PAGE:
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I'm looking for a quick way to type an enter or return key in Selenium. Unfortunately the form I'm trying to test (not my own code so I can't modify) doesn't have a Submit button. When working with it manually, I just type ENTER or RETURN. I need to know how to do that with the Selenium type command as there is no button to click.

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This might help asynchrony.blogspot.com/2008/11/… –  Jonathan Parker Oct 27 '09 at 6:38
thanks, that was exactly what I needed! –  croixhaug Oct 27 '09 at 6:46
@croixhaug: What are you using? Selenium RC or WebDriver (Selenium 2)? What about language? Java? C#? or what? –  Ripon Al Wasim Jan 24 '13 at 8:10
@RiponAlWasim, in 2009 (when the question was asked) there were no WebDriver. Also the answers for both have been here for a while... –  Alex Okrushko Jan 31 '13 at 22:14
@AlexOkrushko: yes, you are right –  Ripon Al Wasim Feb 1 '13 at 5:32

12 Answers 12

import org.openqa.selenium.Keys


the import statement is for Java, for other languages it is maybe a different, for example python: from selenium.webdriver.common.keys import Keys

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+1 - that's what I needed –  Denis Kniazhev Oct 6 '11 at 8:20
I believe that it's moved. from selenium.webdriver.common.keys import Keys (stackoverflow.com/questions/5503489/…) –  James Broadhead Jan 18 '12 at 17:06
@HJames Broadhead: I have checked it, the Keys class for the actual JAVA (2.17.0) is still org.openqa.selenium.Keys –  Ralph Jan 20 '12 at 10:44
I know that return is different than enter, but how is Keys.ENTER different? (I would think that Keys.RETURN would simply make it more obvious that it is a bot doing the action?) –  NoBrainer Sep 21 '12 at 18:00
@NoBrainer: Quick look at imported file will answer your question: RETURN = '\ue006' ENTER = '\ue007'. But why? Some relic or OS differences. –  omikron Jan 22 '14 at 15:10

Now that Selenium 2 has been released, it's a bit easier to send an Enter key, since you can do it with the send_keys method of the selenium.webdriver.remote.webelement.WebElement class (this example code is in Python, but the same method exists in Java):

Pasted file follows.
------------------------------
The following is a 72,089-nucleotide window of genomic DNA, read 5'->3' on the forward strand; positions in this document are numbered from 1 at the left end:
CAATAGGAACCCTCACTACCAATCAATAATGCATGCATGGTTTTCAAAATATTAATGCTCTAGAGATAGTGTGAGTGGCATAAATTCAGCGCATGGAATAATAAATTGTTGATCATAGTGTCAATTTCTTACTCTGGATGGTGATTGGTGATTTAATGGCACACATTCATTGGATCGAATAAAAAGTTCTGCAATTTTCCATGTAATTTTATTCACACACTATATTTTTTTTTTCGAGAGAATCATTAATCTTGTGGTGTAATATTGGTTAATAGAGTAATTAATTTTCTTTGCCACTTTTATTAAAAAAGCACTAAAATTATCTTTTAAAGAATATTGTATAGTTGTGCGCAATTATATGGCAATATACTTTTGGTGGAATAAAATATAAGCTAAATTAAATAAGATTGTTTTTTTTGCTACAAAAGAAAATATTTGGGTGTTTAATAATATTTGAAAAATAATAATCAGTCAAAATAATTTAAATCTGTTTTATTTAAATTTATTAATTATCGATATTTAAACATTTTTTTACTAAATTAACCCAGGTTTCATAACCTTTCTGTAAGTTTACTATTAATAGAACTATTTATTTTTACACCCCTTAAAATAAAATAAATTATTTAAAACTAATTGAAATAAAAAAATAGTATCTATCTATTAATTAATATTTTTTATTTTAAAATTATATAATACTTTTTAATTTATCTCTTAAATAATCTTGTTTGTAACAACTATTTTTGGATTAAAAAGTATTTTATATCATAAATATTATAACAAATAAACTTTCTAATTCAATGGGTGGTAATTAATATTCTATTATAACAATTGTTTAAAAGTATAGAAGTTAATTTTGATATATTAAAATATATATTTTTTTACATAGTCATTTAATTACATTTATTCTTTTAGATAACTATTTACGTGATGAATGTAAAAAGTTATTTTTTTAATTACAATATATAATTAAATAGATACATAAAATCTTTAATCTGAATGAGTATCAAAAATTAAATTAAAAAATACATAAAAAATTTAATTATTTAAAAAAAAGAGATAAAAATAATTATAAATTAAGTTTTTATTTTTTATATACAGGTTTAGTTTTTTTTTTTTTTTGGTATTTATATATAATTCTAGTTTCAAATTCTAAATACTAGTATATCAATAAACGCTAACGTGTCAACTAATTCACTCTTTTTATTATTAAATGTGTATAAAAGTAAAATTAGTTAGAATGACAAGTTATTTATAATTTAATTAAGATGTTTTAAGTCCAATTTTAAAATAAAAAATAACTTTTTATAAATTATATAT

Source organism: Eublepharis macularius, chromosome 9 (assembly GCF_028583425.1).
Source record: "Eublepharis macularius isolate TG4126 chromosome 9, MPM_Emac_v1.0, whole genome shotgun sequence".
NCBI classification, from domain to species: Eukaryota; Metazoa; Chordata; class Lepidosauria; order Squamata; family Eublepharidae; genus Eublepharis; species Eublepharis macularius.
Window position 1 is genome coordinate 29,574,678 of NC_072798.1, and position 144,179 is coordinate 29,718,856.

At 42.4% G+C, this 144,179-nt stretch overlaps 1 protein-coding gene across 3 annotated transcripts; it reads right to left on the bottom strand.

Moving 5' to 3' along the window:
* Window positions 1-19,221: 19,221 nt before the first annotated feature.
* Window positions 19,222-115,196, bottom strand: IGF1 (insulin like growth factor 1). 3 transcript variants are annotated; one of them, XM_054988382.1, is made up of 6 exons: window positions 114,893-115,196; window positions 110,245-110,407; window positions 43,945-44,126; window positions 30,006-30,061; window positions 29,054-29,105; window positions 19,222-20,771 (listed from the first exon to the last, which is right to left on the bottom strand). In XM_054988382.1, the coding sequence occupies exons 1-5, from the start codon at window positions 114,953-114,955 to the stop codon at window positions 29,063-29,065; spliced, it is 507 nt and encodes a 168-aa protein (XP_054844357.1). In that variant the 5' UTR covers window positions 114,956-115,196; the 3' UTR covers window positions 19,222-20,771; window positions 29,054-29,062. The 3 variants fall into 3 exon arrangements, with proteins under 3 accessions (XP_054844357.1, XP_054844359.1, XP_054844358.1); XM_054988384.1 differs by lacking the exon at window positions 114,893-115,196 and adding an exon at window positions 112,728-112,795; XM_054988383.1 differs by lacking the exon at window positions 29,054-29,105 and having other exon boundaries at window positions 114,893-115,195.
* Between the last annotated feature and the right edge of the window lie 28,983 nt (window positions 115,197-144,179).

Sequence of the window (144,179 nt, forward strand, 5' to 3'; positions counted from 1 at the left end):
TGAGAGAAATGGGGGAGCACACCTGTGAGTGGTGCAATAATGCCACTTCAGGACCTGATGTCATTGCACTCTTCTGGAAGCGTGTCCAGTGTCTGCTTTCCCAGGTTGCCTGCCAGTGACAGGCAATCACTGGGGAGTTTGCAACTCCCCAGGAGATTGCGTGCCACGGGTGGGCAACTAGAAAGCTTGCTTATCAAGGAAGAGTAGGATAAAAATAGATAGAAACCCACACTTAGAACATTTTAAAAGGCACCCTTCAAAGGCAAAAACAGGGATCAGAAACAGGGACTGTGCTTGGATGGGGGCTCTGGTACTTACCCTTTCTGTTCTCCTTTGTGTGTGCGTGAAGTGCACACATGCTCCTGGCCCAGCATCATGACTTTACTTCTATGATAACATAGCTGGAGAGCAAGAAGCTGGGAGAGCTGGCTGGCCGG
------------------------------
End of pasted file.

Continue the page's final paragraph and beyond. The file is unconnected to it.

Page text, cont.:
>>> from selenium import webdriver
>>> wd = webdriver.Firefox()
>>> wd.get("http://localhost/example/page")
>>> textbox = wd.find_element_by_css_selector("input")
>>> textbox.send_keys("Hello World\n")
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from selenium.webdriver.common.keys import Keys


element = driver.find_element_by_id("Value")


element = @driver.find_element(:name, "value")
element.send_keys "keysToSend"


element = @driver.find_element(:name, "value")
element.send_keys "keysToSend"


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selenium.keyPress("css=input.tagit-input.ui-autocomplete-input", "13");
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You just do this:

final private WebElement input = driver.findElement(By.id("myId"));
input.sendKeys(value); // the value we want to set to input
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I just like to note that I needed this for my Cucumber tests and found out that if you like to simulate pressing the enter/return key, you need to send the :return value and not the :enter value (see the values described here)

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This is also true for a GWT input text field. –  joescii Aug 19 '13 at 16:41

For those folks who are using WebDriverJS Keys.RETURN would be referenced as


A more complete example as a reference might be helpful too:

var pressEnterToSend = function () {
    var deferred = webdriver.promise.defer();
    webdriver.findElement(webdriver.By.id('id-of-input-element')).then(function (element) {

    return deferred.promise;
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When writing HTML tests, the ENTER key is available as ${KEY_ENTER}.

You can use it with sendKeys, here is an example:

sendKeys | id=search | ${KEY_ENTER}
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Could be achieved using Action interface as well, in case of WebDriver -

WebElement username = driver.findElement(By.name("q"));
Actions action = new Actions(driver);
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Try to use XPATH for searching the element and then, the following code works:

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For RUBY: -

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You can try :

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